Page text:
Sonoma County Supervisor Efren Carrillo will testify at his misdemeanor peeking trial Thursday after Judge Gary Medvigy this afternoon denied a defense motion to dismiss the case.
Carrillo, the 33-year-old 5th District Supervisor, is charged with peeking into the window or door of his neighbor’s Brockhurst Drive home in west Santa Rosa on July 13.
He was standing outside her apartment in his socks and boxer briefs when Santa Rosa police arrived around 3:40 a.m. He was arrested later for prowling and burglary.
The 11 women and three men on the jury, two of whom are alternates, heard two of Carrillo’s recorded interviews with police. On Tuesday, Carrillo’s neighbor, identified only as Jane Doe, gave her account.
She said she was sleeping soundly around 3:30 a.m. when she heard a tearing and scratching sound and rustling blinds at her bedroom window.
Doe said she woke up, went to the living room and saw a “scary, large and muscular” man standing in front of her apartment when she looked out the window.
She testified she woke up two female quests who were spending the weekend, and the three of them armed themselves with butcher knives. The man knocked on the front door, and when she asked who it was he replied, “it’s your neighbor.” Doe said she called police at 3:40 a.m., and again at 3:50 a.m.
Police found the lower left corner of the bedroom window screen was damaged and the window was open enough to allow someone to reach inside. Doe testified that her window was open when she went to sleep.
Carrillo told police during the interviews he was drinking at a downtown Santa Rosa nightclub before he was dropped of at home around 2:30 a.m. He said he was ready to go to bed when he noticed a light in Doe’s apartment was on and he decided to take two Pliny the Elder beers to her apartment.
Carrillo told police he walked to the front door of Doe’s apartment and knocked quietly, then went to the back of the apartment to a sliding glass door where he noticed a light on inside the apartment.
He said he then went back to the front of the house where the bedroom and living room were located and knocked on the front door. He told police he does not remember knocking on Doe’s bedroom window, but it’s possible he did.
Carrillo said when Doe asked, ‘Who is it?’ he replied, ‘It’s Efren, your neighbor.’ He said Doe said ‘Hold on a minute,’ but when he heard a man inside the apartment say, ‘What the hell,’ he left.
He called the decision to go to Doe’s apartment at that hour, “a bad read” and a “misperception.”
Doe and Carrillo had three previous brief encounters before July 13, according to trial testimony.
One was outside Doe’s apartment and another at the Space XXV nightclub on the same day in mid-May, according to Doe’s testimony and Carrillo’s statements to police.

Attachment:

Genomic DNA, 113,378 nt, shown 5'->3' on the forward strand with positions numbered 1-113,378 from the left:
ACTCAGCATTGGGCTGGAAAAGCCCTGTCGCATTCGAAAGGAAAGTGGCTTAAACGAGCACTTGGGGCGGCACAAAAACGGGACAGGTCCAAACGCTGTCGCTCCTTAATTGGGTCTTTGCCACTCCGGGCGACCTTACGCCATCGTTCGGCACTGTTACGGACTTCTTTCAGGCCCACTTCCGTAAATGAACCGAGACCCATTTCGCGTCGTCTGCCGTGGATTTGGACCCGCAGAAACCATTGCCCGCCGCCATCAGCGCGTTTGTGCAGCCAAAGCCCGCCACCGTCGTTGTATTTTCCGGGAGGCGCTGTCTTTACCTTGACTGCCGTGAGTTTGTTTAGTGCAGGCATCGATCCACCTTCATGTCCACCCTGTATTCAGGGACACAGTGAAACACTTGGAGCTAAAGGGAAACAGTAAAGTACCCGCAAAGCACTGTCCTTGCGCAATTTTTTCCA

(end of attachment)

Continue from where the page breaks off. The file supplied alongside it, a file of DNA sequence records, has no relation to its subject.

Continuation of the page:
The third encounter was in June when Carrillo went to the back of Doe’s apartment to give her a bottle of wine and welcome her to the neighborhood. Carrillo gave her an air kiss and a hug as he stood on the threshold of the sliding glass door, Doe said. She later told police the incident was “weird and creepy.”
In asking Medvigy to either dismiss the case or acquit Carrillo after the prosecution finished presenting its evidence, defense attorney Chris Andrian said Napa County Deputy District Attorney Cody Hunt did not present any independent evidence Carrillo was seen peeking into a door or window.
Andrian said the only evidence of peeking was Carrillo’s statement that he went to the sliding glass door in back of the apartment and noticed a light was on in the apartment.
“That’s not peeking, but even if it was, where is the independent evidence from witnesses,” Andrian told the judge.
Doe testified she kept the blinds of her apartment closed at night.
“The status of the house was peek-free,” Andrian said.
Hunt said there is substantial circumstantial evidence of peeking to send the case to the jury because the window screen was damaged and the blinds were rustled.
Hunt also said Carrillo told police he went to the back of the house and ‘peeked in the back window.’
“It’s enough just to look into a window or door,” Hunt said in supporting the peeking charge.
Medvigy will include the lesser offense of attempted peeking when he instructs the jury on their verdict options Thursday, Andrian said.
Peeking carries a six-month jail sentence, and the penalty for attempted peeking is three months, Andrian said.
Andrian said Carrillo will testify so the jury “will know the story from his perspective.”
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